What’s important about money to you?

Carl Richards is a Certified Financial Planner™ and creator of the Sketch Guy column, appearing weekly in The New York Times since 2010.  The following article is reproduced with permission from his weekly newsletter and his website can be found here.

Greetings, Carl here.

What’s important about money to you?

This is an uncomfortable question because we aren’t used to thinking about money in those terms. But it’s one of my favorite questions to ask.

The purpose of this question isn’t to think in terms of goals. It’s to go deeper than that, to get at the reason for why we have certain goals.

The first answers people come up with are usually easy—things like security and freedom. But once we pause and really think, we can move deeper into what might be called the “why” of money.

This question gets uncomfortable because it forces us to get really clear about our underlying reason for doing things. It also forces us to face some inconsistencies in our lives.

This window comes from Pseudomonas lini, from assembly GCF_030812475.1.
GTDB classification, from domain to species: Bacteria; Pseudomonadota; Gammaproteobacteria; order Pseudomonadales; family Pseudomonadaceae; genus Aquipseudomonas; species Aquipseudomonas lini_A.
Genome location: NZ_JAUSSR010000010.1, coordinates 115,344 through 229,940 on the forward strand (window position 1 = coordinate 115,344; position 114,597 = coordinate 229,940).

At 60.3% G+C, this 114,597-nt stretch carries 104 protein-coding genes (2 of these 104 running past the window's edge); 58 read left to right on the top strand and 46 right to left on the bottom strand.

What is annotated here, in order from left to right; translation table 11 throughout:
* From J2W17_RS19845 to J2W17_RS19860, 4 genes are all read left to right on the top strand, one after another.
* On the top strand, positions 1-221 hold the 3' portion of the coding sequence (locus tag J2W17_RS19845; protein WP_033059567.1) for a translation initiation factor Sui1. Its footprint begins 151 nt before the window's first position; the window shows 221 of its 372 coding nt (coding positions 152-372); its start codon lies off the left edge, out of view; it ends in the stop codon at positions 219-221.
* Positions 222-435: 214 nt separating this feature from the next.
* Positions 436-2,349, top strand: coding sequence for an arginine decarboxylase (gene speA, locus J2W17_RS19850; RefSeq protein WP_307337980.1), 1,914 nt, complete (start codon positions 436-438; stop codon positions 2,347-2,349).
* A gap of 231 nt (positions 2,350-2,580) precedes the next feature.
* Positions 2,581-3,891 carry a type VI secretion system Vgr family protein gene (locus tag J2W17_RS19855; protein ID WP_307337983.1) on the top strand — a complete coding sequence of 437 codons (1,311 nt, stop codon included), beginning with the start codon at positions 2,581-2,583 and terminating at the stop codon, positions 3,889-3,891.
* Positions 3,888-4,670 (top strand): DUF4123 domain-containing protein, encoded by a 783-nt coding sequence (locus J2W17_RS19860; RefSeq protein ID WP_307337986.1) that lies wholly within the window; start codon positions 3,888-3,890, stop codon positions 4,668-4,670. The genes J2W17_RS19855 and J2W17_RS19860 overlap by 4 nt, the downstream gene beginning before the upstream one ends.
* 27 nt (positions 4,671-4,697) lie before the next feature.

Let me give you an example of how this works.

My friend, who we’ll call Sara, was a hard-charging professional whose career required her to be super competitive. She was “type A” to the hilt and worked long hours. So when I talked to Sara and her husband and asked her this question, I was curious what she would say was most important.

“Freedom,” Sara said, almost instantly.

When I asked her what freedom meant, she replied, “More time.”

So I said, “Okay, let’s pretend you’re there. Let’s say you have more time. What’s so important about being at that spot?”

With some emotion, she said, “I just want the time to raise a child.”


Now, don’t get caught up on Sara’s specific answer. Her values are her own, yours may be completely different. The thing to keep in mind is that, like Sara, once you identify what’s most important to you, things get clearer.

Being able to answer this question gives you a lens through which to view your financial decisions. And after you’ve identified what’s most important, you’ll have incredibly useful information to help you make decisions that match your values.

In fact, it can even make it easy to say no to things that distract you from what’s important. Like Stephen Covey said, “It’s easy to say ‘no!’ when there’s a deeper ‘yes!’ burning inside.”

For Sara, her answer became that “deeper yes.” The same can be true for you. You just have to ask the question.


P.S. As always, if you want to use this sketch, you can buy it here.